Podcast: How reshoring is changing U.S. manufacturing

April 9, 2024
In this episode of Great Question, Rosemary Coates from the Reshoring Institute examines reshoring and nearshoring trends in 2024.

Rosemary Coates is the executive director of the Reshoring Institute. She has 25 years of experience in supply chain management, operations management, project management, and systems consulting. As a seasoned executive, Coates has consulted with global and domestic clients, VCs and PE firms on operations systems and processes. She recently spoke with Robert Brooks, editor in chief of American Machinist, about how and why companies are choosing to reshore and nearshore manufacturing operations.

Below is an excerpt from the podcast: 

AM: Can you give us a handy definition of reshoring?

RC: Reshoring is kind of an interesting, broader term than you would think. It includes not only bringing manufacturing back to the U.S. that had once gone overseas, but it also includes expanding manufacturing domestically, as well as foreign direct investment. So, it's got a broad umbrella and really speaks to just generally expanding U.S. manufacturing.

AM: For the readers and listeners that I'm most familiar with, that's very important. Can you tell us what is the progress report for reshoring as of now in 2024?

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RC: It's pretty positive. I'll tell you, the Reshoring Institute was established in 2014. So we've been around for 10 years, and we've seen sort of slow growth over that period of time until the pandemic. And once the pandemic hit, people recognized that these long global supply chains were very vulnerable, and every link in the supply chain had risk to it. As a result of that, so many companies across industries, not just in automotive or the places we are familiar with like semiconductors and so forth, but really broadly across all industries, are rethinking their global supply chains and bringing sourcing back to the U.S., reshoring or nearshoring their production capabilities.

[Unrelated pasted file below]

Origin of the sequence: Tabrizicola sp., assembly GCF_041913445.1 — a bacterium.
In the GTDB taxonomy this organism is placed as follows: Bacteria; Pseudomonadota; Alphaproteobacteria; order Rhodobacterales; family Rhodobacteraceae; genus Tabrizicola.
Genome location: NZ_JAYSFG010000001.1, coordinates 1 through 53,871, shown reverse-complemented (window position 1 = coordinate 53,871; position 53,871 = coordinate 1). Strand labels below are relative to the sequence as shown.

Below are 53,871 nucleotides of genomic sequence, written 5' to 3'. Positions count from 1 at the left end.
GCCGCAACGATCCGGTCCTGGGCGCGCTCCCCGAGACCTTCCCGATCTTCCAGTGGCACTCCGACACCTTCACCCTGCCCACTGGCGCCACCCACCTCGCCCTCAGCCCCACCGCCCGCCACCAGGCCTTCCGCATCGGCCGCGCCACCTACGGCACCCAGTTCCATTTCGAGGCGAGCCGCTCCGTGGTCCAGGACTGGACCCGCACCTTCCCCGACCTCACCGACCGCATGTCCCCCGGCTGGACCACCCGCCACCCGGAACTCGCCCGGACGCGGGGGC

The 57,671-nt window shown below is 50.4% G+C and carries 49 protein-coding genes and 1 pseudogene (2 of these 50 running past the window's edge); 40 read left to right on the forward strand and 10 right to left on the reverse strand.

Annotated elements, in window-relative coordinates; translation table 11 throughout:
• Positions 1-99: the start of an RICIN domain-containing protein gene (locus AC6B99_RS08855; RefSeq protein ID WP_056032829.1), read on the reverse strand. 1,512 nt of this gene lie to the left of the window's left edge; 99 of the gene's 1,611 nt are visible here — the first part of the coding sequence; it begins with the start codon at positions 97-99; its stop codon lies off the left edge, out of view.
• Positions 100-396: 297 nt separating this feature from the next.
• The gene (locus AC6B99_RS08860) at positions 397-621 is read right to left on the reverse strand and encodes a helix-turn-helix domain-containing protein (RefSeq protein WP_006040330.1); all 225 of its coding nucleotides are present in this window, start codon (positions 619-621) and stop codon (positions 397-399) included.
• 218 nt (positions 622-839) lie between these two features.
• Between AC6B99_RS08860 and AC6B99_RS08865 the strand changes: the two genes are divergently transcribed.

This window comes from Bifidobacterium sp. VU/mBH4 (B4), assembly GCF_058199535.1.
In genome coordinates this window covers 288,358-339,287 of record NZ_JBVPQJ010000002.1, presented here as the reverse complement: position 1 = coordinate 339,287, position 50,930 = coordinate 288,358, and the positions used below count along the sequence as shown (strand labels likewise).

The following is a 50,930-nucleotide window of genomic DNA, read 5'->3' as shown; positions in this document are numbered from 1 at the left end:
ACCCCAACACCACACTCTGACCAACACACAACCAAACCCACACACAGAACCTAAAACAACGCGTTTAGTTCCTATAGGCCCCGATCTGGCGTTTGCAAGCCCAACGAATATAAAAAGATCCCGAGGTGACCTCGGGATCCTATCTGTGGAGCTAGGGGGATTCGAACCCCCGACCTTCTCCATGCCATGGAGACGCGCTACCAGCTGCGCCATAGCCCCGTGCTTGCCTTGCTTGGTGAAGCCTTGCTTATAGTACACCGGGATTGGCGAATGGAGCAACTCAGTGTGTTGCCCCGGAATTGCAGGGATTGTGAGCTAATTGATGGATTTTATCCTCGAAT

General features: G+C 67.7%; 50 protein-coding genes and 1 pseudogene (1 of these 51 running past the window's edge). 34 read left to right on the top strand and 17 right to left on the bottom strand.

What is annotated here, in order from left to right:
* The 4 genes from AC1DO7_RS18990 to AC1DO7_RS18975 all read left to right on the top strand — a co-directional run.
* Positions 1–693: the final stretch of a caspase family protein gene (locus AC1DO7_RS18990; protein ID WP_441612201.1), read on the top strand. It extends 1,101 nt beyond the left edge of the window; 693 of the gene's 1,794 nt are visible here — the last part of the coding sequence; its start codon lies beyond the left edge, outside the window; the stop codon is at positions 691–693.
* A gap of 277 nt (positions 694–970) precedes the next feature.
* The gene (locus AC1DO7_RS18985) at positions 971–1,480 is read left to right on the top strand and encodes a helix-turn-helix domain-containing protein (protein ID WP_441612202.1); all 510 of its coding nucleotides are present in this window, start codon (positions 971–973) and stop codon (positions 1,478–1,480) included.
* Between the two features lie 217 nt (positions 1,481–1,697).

AM: I'm going to come back to you about nearshoring, but is shortening the supply chain the primary factor for these organizations?

RC: I would say the primary reason is de-risking the global supply chains. As I mentioned, every time you have a link in the chain, you've got risk. You take on risk whether it's risk at the factory or it's risk in logistics or it's risk associated with higher tariff rates. Those are all specific risks. I would say the other very important component to this is that nearly everyone's agenda is sustainability and global warming. And when you reshore or you bring production closer to home, closer to your markets, you reduce your carbon footprint because there isn't so much transportation and so forth, so it goes hand in hand with restoring. Reshoring and sustainability are very closely matched. And I think, as a result, we see a lot of companies paying more attention than they were in the past.

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You had asked earlier about growth. As I mentioned, it went fairly slowly and then took a big spike after the pandemic. It's really hard to attach numbers to it, almost impossible, and that's because when you include companies that decide never to go overseas or they're not going to pursue their previous attempt to move a factory or do sourcing overseas, that's part of what we would calculate as reshoring. And so it's not reported anywhere, for example, and it won’t necessarily be included in the numbers. So I think the numbers are actually pretty high. We see a net increase in jobs growth, but to put an actual number on it or a number of jobs, is impossible to do.

About the Author

Scott Achelpohl

I've come to Smart Industry after stints in business-to-business journalism covering U.S. trucking and transportation for FleetOwner, a sister website and magazine of SI’s at Endeavor Business Media, and branches of the U.S. military for Navy League of the United States. I'm a graduate of the University of Kansas and the William Allen White School of Journalism with many years of media experience inside and outside B2B journalism. I'm a wordsmith by nature, and I edit Smart Industry and report and write all kinds of news and interactive media on the digital transformation of manufacturing.